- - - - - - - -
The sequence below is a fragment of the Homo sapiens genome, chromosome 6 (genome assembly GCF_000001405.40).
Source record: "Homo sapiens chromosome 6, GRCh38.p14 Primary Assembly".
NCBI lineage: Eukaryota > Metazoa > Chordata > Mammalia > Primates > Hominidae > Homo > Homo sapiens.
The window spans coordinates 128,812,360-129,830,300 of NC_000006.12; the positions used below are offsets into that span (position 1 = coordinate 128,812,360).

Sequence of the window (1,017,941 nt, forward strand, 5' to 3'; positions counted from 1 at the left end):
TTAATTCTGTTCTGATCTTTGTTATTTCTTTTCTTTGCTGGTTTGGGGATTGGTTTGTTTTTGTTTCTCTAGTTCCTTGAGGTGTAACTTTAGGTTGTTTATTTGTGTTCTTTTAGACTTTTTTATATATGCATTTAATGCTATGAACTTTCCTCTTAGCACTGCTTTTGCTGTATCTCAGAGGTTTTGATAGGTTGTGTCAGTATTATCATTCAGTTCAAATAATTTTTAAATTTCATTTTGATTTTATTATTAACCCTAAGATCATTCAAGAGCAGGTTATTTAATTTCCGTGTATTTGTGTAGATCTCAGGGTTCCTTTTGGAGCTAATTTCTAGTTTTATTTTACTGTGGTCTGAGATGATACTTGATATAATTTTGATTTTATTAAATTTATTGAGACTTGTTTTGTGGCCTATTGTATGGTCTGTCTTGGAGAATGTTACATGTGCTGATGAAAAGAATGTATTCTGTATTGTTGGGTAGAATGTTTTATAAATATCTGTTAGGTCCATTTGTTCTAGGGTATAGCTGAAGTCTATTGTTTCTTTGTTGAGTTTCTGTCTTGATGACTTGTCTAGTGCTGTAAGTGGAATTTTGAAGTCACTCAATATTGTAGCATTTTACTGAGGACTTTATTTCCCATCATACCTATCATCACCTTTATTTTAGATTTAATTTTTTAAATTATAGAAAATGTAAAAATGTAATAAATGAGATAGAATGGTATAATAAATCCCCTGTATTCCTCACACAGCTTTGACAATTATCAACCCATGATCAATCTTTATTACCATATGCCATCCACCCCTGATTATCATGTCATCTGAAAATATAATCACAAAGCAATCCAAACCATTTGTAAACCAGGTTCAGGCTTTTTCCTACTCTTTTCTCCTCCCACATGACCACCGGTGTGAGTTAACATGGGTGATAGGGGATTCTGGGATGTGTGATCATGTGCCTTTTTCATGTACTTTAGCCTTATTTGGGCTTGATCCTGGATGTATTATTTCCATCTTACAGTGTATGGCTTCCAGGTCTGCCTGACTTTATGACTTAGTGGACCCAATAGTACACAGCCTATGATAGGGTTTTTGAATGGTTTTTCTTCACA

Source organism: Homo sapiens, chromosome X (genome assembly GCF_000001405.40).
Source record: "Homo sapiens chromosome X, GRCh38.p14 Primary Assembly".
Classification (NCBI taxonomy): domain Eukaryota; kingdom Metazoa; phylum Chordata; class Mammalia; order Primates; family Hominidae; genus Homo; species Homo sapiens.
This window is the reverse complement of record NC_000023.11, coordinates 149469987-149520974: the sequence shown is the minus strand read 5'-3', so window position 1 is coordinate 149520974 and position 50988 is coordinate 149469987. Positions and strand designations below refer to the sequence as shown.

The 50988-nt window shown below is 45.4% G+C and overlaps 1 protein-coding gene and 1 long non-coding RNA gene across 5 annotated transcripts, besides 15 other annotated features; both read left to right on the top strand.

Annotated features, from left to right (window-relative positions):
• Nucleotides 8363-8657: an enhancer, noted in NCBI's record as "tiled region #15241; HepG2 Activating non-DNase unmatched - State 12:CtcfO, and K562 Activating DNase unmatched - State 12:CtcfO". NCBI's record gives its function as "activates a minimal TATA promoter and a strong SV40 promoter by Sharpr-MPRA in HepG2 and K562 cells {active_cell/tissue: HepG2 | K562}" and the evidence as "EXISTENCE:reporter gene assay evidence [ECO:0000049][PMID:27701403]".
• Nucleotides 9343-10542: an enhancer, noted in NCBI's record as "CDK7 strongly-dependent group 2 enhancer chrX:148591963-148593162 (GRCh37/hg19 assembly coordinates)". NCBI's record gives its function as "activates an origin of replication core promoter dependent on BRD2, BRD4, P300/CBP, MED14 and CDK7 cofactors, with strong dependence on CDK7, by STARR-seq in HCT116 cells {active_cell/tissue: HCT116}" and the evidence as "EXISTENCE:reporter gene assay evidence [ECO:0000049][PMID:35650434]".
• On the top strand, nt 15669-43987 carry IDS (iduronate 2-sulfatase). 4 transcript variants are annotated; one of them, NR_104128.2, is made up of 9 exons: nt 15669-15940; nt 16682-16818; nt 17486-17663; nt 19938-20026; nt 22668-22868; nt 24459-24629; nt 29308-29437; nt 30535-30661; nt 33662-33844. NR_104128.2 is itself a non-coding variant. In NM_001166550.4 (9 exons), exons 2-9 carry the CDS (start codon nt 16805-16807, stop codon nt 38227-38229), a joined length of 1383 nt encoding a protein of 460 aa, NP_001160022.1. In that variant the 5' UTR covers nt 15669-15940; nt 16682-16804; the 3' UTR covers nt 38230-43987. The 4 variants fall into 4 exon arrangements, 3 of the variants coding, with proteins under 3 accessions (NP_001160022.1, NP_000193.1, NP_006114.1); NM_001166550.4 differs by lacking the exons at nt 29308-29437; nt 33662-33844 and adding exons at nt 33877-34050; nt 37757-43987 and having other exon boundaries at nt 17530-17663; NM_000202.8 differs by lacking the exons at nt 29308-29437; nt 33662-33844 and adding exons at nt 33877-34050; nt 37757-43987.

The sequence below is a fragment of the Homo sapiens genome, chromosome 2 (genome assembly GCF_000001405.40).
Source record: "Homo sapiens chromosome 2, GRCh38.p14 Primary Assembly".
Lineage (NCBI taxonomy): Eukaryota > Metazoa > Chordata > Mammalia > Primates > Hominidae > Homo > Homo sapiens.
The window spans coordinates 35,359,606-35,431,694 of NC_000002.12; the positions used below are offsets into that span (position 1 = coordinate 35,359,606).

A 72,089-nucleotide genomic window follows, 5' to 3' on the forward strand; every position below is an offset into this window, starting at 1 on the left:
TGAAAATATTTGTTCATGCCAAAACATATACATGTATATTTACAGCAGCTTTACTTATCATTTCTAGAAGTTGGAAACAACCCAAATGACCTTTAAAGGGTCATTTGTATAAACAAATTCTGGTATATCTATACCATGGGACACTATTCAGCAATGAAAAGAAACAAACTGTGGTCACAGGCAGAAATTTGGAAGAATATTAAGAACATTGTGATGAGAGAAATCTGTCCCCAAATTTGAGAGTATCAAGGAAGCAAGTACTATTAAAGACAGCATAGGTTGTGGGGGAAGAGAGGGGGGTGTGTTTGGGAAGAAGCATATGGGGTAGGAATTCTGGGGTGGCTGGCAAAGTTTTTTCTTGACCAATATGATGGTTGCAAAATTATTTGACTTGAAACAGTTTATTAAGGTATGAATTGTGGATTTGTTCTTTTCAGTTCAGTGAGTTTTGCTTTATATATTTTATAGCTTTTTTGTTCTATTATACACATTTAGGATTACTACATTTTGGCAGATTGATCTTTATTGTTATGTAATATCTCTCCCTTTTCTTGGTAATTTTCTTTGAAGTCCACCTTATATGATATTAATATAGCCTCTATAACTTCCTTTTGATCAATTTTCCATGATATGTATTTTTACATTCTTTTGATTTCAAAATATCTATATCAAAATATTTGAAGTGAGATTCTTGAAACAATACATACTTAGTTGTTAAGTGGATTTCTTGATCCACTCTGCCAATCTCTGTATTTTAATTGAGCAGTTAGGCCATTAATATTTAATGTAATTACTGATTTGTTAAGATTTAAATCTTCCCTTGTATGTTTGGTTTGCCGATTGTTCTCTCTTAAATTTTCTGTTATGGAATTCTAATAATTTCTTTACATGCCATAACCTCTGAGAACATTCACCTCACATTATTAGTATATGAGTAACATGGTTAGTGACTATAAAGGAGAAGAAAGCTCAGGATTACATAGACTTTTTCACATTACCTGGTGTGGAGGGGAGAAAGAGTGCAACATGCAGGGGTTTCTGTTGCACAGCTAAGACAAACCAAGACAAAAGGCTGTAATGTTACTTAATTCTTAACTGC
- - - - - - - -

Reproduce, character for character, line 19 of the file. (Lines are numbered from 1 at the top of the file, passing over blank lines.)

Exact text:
The window spans coordinates 35,359,606-35,431,694 of NC_000002.12; the positions used below are offsets into that span (position 1 = coordinate 35,359,606).